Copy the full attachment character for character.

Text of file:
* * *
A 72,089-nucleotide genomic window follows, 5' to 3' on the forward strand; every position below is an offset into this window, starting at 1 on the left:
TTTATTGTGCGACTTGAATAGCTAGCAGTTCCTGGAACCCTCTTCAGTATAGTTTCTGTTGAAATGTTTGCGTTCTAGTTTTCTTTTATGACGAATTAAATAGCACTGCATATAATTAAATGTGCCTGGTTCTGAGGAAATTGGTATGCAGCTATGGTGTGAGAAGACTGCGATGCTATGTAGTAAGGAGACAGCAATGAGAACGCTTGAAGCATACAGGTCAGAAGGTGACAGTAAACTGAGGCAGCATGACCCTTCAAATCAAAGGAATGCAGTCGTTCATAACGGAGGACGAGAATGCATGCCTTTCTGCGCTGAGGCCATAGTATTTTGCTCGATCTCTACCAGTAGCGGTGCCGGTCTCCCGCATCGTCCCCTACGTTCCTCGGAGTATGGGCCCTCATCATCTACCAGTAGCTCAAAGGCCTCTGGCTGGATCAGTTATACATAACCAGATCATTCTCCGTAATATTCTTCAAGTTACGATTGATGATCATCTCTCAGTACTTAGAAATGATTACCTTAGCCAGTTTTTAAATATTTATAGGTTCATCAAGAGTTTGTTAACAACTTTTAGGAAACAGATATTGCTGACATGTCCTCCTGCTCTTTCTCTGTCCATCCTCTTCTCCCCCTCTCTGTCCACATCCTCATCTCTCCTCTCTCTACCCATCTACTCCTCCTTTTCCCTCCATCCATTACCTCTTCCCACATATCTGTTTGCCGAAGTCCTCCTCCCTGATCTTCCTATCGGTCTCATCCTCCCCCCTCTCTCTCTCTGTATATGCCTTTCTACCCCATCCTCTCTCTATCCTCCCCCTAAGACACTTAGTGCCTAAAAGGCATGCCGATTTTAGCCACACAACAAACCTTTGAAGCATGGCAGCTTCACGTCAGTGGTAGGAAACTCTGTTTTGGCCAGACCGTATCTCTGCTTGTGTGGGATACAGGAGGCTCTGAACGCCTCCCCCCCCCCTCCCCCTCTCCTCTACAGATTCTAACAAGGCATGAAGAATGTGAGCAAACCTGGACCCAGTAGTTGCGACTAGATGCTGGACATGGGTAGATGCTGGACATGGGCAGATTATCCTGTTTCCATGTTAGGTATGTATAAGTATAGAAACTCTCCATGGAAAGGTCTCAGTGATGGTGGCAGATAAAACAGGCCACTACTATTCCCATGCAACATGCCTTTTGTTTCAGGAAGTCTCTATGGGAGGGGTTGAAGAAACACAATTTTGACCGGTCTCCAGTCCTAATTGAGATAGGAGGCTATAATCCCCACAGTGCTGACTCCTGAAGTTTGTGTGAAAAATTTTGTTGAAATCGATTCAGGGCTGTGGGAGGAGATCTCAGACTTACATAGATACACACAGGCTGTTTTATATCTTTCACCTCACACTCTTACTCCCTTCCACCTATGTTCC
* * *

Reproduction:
A 72,089-nucleotide genomic window follows, 5' to 3' on the forward strand; every position below is an offset into this window, starting at 1 on the left:
TTTATTGTGCGACTTGAATAGCTAGCAGTTCCTGGAACCCTCTTCAGTATAGTTTCTGTTGAAATGTTTGCGTTCTAGTTTTCTTTTATGACGAATTAAATAGCACTGCATATAATTAAATGTGCCTGGTTCTGAGGAAATTGGTATGCAGCTATGGTGTGAGAAGACTGCGATGCTATGTAGTAAGGAGACAGCAATGAGAACGCTTGAAGCATACAGGTCAGAAGGTGACAGTAAACTGAGGCAGCATGACCCTTCAAATCAAAGGAATGCAGTCGTTCATAACGGAGGACGAGAATGCATGCCTTTCTGCGCTGAGGCCATAGTATTTTGCTCGATCTCTACCAGTAGCGGTGCCGGTCTCCCGCATCGTCCCCTACGTTCCTCGGAGTATGGGCCCTCATCATCTACCAGTAGCTCAAAGGCCTCTGGCTGGATCAGTTATACATAACCAGATCATTCTCCGTAATATTCTTCAAGTTACGATTGATGATCATCTCTCAGTACTTAGAAATGATTACCTTAGCCAGTTTTTAAATATTTATAGGTTCATCAAGAGTTTGTTAACAACTTTTAGGAAACAGATATTGCTGACATGTCCTCCTGCTCTTTCTCTGTCCATCCTCTTCTCCCCCTCTCTGTCCACATCCTCATCTCTCCTCTCTCTACCCATCTACTCCTCCTTTTCCCTCCATCCATTACCTCTTCCCACATATCTGTTTGCCGAAGTCCTCCTCCCTGATCTTCCTATCGGTCTCATCCTCCCCCCTCTCTCTCTCTGTATATGCCTTTCTACCCCATCCTCTCTCTATCCTCCCCCTAAGACACTTAGTGCCTAAAAGGCATGCCGATTTTAGCCACACAACAAACCTTTGAAGCATGGCAGCTTCACGTCAGTGGTAGGAAACTCTGTTTTGGCCAGACCGTATCTCTGCTTGTGTGGGATACAGGAGGCTCTGAACGCCTCCCCCCCCCCTCCCCCTCTCCTCTACAGATTCTAACAAGGCATGAAGAATGTGAGCAAACCTGGACCCAGTAGTTGCGACTAGATGCTGGACATGGGTAGATGCTGGACATGGGCAGATTATCCTGTTTCCATGTTAGGTATGTATAAGTATAGAAACTCTCCATGGAAAGGTCTCAGTGATGGTGGCAGATAAAACAGGCCACTACTATTCCCATGCAACATGCCTTTTGTTTCAGGAAGTCTCTATGGGAGGGGTTGAAGAAACACAATTTTGACCGGTCTCCAGTCCTAATTGAGATAGGAGGCTATAATCCCCACAGTGCTGACTCCTGAAGTTTGTGTGAAAAATTTTGTTGAAATCGATTCAGGGCTGTGGGAGGAGATCTCAGACTTACATAGATACACACAGGCTGTTTTATATCTTTCACCTCACACTCTTACTCCCTTCCACCTATGTTCC